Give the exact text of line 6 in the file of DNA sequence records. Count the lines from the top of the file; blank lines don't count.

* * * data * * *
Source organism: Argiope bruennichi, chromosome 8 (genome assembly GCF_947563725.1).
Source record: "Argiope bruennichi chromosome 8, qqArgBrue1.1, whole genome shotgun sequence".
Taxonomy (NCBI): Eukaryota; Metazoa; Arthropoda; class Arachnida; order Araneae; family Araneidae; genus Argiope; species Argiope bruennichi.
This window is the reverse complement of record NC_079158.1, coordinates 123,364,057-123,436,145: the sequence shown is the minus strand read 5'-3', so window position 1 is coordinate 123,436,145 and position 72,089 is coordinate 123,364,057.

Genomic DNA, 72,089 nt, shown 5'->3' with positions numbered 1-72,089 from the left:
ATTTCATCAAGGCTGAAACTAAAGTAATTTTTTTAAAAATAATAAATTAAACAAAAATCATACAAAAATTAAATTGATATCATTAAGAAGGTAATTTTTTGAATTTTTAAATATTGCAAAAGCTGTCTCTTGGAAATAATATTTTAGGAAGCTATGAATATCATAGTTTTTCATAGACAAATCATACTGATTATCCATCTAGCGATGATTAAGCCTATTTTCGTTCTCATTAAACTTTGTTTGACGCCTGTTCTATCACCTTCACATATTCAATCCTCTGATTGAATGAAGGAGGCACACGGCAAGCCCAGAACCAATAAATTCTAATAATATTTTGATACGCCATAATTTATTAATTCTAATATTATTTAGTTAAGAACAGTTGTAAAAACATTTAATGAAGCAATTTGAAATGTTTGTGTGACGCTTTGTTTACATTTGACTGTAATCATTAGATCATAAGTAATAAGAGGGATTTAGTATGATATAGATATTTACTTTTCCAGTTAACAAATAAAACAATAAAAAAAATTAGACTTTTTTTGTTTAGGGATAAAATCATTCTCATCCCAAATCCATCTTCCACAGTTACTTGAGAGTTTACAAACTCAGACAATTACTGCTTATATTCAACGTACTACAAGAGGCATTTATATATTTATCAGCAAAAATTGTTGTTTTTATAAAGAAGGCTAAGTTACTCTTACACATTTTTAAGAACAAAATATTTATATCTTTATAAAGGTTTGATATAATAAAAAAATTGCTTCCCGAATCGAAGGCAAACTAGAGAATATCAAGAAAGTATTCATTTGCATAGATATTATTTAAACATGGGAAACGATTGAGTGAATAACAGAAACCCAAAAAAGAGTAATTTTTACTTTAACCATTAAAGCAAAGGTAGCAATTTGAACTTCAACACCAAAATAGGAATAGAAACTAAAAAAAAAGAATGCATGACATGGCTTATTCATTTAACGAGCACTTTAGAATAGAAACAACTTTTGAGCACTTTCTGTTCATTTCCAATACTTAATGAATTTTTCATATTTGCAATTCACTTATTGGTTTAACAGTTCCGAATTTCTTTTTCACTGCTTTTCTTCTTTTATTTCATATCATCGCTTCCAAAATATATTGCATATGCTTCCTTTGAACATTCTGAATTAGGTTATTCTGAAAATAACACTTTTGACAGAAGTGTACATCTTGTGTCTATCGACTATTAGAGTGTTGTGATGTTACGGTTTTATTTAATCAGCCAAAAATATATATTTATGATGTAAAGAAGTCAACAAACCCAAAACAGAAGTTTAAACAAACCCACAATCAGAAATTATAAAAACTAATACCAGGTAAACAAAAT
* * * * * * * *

ATTTCATCAAGGCTGAAACTAAAGTAATTTTTTTAAAAATAATAAATTAAACAAAAATCATACAAAAATTAAATTGATATCATTAAGAAGGTAATTTTTTGAATTTTTAAATATTGCAAAAGCTGTCTCTTGGAAATAATATTTTAGGAAGCTATGAATATCATAGTTTTTCATAGACAAATCATACTGATTATCCATCTAGCGATGATTAAGCCTATTTTCGTTCTCATTAAACTTTGTTTGACGCCTGTTCTATCACCTTCACATATTCAATCCTCTGATTGAATGAAGGAGGCACACGGCAAGCCCAGAACCAATAAATTCTAATAATATTTTGATACGCCATAATTTATTAATTCTAATATTATTTAGTTAAGAACAGTTGTAAAAACATTTAATGAAGCAATTTGAAATGTTTGTGTGACGCTTTGTTTACATTTGACTGTAATCATTAGATCATAAGTAATAAGAGGGATTTAGTATGATATAGATATTTACTTTTCCAGTTAACAAATAAAACAATAAAAAAAATTAGACTTTTTTTGTTTAGGGATAAAATCATTCTCATCCCAAATCCATCTTCCACAGTTACTTGAGAGTTTACAAACTCAGACAATTACTGCTTATATTCAACGTACTACAAGAGGCATTTATATATTTATCAGCAAAAATTGTTGTTTTTATAAAGAAGGCTAAGTTACTCTTACACATTTTTAAGAACAAAATATTTATATCTTTATAAAGGTTTGATATAATAAAAAAATTGCTTCCCGAATCGAAGGCAAACTAGAGAATATCAAGAAAGTATTCATTTGCATAGATATTATTTAAACATGGGAAACGATTGAGTGAATAACAGAAACCCAAAAAAGAGTAATTTTTACTTTAACCATTAAAGCAAAGGTAGCAATTTGAACTTCAACACCAAAATAGGAATAGAAACTAAAAAAAAAGAATGCATGACATGGCTTATTCATTTAACGAGCACTTTAGAATAGAAACAACTTTTGAGCACTTTCTGTTCATTTCCAATACTTAATGAATTTTTCATATTTGCAATTCACTTATTGGTTTAACAGTTCCGAATTTCTTTTTCACTGCTTTTCTTCTTTTATTTCATATCATCGCTTCCAAAATATATTGCATATGCTTCCTTTGAACATTCTGAATTAGGTTATTCTGAAAATAACACTTTTGACAGAAGTGTACATCTTGTGTCTATCGACTATTAGAGTGTTGTGATGTTACGGTTTTATTTAATCAGCCAAAAATATATATTTATGATGTAAAGAAGTCAACAAACCCAAAACAGAAGTTTAAACAAACCCACAATCAGAAATTATAAAAACTAATACCAGGTAAACAAAAT